Contact: Anne Stark
stark8@llnl.gov
925-422-9799
DOE/Lawrence Livermore National Laboratory

Public Release: 27-Jan-2015
Proceedings of the National Academy of Sciences
Lawrence Livermore research finds early Mesoamericans affected by climate change
Scientists have reconstructed the past climate for the region around Cantona, a large fortified city in highland Mexico, and found the population drastically declined in the past, at least in part because of climate change.

Contact: Anne Stark
stark8@llnl.gov
925-422-9799
DOE/Lawrence Livermore National Laboratory

Public Release: 22-Jan-2015
Science
New research re-creates planet formation, super-earths and giant planets in the laboratory
New laser-driven compression experiments reproduce the conditions deep inside exotic super-Earths and giant planet cores, and the conditions during the violent birth of Earth-like planets, documenting the material properties that determined planets' formation and evolution processes.

Contact: Breanna Bishop
bishop33@llnl.gov
925-423-9802
DOE/Lawrence Livermore National Laboratory

Public Release: 14-Jan-2015
Ultra-realistic radiation detection training without using radioactive materials
Lawrence Livermore National Laboratory researchers have solved the problem by developing a new technology that provides realistic radiation detection training by directly injecting simulated radiation signals into the analog amplifier of the real detectors used by first responders and inspectors. The Spectroscopic Injection Pulser will yield training results that are indistinguishable by detection instruments from actual radiation sources.

Contact: Ken Ma
ma28@llnl.gov
925-423-7602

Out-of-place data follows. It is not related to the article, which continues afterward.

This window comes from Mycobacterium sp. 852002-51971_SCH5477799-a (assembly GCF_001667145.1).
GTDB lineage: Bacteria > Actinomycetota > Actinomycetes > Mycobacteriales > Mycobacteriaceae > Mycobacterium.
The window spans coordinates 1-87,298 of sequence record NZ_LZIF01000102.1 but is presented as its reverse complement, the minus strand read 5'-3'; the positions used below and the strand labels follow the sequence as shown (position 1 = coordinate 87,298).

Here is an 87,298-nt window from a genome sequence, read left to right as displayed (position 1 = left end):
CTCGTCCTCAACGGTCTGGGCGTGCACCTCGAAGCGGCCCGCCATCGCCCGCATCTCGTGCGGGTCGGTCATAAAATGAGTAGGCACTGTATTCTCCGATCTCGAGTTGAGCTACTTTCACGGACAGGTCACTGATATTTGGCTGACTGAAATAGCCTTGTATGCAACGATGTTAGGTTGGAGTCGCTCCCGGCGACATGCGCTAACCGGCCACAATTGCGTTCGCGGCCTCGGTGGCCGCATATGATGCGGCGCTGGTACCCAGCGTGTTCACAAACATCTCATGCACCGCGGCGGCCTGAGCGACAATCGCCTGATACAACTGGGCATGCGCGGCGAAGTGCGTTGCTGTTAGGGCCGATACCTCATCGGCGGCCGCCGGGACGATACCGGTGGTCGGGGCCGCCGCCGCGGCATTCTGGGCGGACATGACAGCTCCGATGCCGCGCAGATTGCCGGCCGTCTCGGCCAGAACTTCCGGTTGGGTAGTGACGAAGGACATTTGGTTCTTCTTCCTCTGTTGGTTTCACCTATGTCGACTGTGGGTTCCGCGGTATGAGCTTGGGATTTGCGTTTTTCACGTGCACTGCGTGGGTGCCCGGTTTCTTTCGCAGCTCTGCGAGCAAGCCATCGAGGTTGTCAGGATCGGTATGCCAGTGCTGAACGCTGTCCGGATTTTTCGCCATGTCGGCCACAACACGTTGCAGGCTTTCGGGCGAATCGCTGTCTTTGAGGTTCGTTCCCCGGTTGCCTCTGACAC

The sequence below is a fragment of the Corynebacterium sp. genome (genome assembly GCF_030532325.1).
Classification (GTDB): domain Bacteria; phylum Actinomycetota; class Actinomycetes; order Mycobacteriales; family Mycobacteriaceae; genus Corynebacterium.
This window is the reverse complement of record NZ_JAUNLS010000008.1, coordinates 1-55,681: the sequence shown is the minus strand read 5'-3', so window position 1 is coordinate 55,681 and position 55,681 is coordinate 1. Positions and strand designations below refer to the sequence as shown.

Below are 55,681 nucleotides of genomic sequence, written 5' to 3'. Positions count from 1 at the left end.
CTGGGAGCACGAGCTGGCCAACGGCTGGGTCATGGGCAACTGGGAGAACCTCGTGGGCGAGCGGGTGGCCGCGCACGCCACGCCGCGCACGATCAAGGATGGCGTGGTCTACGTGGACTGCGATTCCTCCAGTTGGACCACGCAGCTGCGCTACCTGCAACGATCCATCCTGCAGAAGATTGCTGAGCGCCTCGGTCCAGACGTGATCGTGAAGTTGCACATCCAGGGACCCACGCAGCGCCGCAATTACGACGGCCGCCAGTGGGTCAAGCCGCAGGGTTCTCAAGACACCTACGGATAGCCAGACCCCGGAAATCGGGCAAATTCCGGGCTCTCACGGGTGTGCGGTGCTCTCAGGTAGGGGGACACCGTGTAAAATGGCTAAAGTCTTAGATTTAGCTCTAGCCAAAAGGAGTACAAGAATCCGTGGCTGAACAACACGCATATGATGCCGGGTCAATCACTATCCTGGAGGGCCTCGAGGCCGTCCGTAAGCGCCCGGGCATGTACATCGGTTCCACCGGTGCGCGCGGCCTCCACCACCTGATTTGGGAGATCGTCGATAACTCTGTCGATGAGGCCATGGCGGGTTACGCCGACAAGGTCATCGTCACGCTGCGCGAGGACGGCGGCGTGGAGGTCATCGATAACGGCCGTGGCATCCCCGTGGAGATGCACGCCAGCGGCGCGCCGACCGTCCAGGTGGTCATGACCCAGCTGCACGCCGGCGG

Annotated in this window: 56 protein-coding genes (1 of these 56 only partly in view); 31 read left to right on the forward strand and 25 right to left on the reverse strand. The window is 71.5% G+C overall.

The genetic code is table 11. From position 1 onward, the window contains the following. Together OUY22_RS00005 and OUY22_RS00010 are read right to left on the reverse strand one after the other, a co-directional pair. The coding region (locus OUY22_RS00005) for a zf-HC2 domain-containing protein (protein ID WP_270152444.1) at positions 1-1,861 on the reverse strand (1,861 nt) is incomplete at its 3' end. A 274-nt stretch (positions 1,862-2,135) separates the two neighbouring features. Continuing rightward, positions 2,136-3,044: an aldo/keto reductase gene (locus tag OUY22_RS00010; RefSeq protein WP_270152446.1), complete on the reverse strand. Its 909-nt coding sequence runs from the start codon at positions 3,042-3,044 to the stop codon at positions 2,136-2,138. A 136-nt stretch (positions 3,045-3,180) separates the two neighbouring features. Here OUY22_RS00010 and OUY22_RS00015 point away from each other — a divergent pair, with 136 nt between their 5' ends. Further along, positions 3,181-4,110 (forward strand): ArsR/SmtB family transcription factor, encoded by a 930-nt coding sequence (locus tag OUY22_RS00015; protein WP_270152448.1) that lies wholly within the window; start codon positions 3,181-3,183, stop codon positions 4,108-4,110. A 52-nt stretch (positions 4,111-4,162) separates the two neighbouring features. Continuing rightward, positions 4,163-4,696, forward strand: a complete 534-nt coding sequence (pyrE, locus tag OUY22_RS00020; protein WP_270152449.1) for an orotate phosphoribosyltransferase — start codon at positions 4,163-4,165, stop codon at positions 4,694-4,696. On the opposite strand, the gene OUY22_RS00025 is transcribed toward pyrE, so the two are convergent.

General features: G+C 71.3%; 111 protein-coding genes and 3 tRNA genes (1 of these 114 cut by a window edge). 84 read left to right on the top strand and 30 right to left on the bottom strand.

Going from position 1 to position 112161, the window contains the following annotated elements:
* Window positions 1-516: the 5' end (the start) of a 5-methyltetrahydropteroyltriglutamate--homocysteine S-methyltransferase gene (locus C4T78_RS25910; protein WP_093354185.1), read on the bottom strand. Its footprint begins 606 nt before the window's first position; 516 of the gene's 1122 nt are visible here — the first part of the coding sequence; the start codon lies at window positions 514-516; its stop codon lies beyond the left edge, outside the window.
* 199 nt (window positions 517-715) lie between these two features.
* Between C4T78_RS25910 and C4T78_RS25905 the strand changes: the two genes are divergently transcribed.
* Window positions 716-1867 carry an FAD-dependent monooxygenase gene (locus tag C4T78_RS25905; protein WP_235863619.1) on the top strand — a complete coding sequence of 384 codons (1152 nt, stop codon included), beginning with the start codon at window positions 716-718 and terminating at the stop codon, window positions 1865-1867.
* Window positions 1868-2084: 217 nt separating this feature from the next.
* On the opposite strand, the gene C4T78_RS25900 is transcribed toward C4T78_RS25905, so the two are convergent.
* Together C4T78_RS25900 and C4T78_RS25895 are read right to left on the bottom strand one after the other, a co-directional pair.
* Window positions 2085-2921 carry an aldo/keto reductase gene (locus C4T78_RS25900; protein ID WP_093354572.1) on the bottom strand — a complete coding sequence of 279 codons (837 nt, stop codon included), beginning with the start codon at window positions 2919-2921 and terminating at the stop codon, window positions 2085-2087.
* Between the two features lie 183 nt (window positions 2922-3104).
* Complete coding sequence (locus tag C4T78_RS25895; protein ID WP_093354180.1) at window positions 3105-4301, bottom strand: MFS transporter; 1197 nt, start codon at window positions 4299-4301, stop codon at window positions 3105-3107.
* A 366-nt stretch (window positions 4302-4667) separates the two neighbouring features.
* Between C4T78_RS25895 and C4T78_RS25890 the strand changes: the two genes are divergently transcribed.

DOE/Lawrence Livermore National Laboratory

Public Release: 9-Jan-2015
Geophysical Research Letters
Small volcanic eruptions partly explain 'warming hiatus'
Scientists have long known that volcanoes cool the atmosphere because of the sulfur dioxide that is expelled during eruptions. Droplets of sulfuric acid that form when the gas combines with oxygen in the upper atmosphere can persist for many months, reflecting sunlight away from Earth and lowering temperatures at the surface and in the lower atmosphere.

Contact: Anne Stark
stark8@llnl.gov
925-422-9799
DOE/Lawrence Livermore National Laboratory

Public Release: 7-Jan-2015
Tracing tainted food back to its source within an hour
Lawrence Livermore National Laboratory researchers, in collaboration with the start-up DNATrek, have developed a cost-effective and highly efficient method to accurately trace contaminated food back to its source. Lawrence Livermore originally designed the technology, known as DNATrax, to safely track indoor and outdoor airflow patterns.

Contact: Ken Ma
ma28@llnl.gov
925-423-7602
DOE/Lawrence Livermore National Laboratory

Public Release: 5-Dec-2014
Science
X-ray laser acts as tool to track life's chemistry